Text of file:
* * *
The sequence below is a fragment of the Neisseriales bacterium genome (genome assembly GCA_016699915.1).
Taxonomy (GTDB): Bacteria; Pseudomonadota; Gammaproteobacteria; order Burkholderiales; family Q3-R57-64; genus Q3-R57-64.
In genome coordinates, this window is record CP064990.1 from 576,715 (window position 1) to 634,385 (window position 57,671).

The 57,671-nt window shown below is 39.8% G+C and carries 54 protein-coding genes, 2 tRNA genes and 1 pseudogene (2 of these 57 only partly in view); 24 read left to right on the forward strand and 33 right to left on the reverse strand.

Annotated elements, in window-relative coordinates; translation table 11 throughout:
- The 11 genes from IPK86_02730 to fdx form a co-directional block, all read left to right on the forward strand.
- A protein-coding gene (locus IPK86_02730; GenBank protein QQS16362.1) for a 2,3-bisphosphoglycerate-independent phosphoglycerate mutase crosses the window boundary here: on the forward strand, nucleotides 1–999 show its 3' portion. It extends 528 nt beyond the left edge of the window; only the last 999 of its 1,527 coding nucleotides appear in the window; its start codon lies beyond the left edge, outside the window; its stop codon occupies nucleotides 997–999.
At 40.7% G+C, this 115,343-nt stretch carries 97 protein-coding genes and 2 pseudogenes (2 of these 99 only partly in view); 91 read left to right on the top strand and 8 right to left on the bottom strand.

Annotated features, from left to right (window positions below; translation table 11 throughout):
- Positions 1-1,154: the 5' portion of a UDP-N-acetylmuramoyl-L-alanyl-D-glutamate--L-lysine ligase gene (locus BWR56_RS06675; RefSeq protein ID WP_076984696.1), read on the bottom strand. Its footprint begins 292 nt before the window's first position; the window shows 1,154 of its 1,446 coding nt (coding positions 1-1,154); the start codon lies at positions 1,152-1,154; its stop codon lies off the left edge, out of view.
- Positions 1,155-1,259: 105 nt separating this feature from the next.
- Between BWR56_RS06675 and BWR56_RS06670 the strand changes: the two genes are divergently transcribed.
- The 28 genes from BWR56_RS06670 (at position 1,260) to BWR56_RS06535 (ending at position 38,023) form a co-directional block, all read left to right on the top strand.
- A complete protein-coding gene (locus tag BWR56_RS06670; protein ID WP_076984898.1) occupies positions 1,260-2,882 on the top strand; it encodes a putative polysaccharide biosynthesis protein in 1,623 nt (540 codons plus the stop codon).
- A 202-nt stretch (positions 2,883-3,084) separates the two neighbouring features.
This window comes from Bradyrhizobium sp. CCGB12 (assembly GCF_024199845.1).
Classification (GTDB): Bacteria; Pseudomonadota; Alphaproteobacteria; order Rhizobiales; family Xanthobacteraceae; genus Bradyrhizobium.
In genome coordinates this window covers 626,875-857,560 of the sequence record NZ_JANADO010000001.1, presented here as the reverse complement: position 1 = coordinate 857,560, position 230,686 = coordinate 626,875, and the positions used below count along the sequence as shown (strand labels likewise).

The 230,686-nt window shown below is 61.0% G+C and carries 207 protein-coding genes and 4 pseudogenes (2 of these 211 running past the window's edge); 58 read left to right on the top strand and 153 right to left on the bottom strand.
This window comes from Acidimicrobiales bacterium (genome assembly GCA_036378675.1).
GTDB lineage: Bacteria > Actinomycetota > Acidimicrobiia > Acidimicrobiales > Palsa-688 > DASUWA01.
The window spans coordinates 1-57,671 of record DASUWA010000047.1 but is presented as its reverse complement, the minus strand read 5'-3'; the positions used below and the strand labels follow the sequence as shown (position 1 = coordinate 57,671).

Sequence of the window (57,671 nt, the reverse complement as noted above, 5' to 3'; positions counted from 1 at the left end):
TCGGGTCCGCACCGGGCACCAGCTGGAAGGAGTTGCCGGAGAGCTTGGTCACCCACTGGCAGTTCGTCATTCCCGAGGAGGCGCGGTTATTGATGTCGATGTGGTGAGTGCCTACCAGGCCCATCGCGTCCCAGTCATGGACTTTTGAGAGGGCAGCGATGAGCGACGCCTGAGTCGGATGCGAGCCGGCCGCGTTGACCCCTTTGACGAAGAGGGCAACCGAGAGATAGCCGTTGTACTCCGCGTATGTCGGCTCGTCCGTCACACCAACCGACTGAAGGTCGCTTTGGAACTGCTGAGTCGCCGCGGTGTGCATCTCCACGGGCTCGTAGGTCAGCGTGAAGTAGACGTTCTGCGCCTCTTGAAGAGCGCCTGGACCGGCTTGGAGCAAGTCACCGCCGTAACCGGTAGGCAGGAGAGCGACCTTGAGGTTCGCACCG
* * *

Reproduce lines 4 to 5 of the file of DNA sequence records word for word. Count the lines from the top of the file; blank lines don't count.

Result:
The 57,671-nt window shown below is 39.8% G+C and carries 54 protein-coding genes, 2 tRNA genes and 1 pseudogene (2 of these 57 only partly in view); 24 read left to right on the forward strand and 33 right to left on the reverse strand.

Annotated elements, in window-relative coordinates; translation table 11 throughout: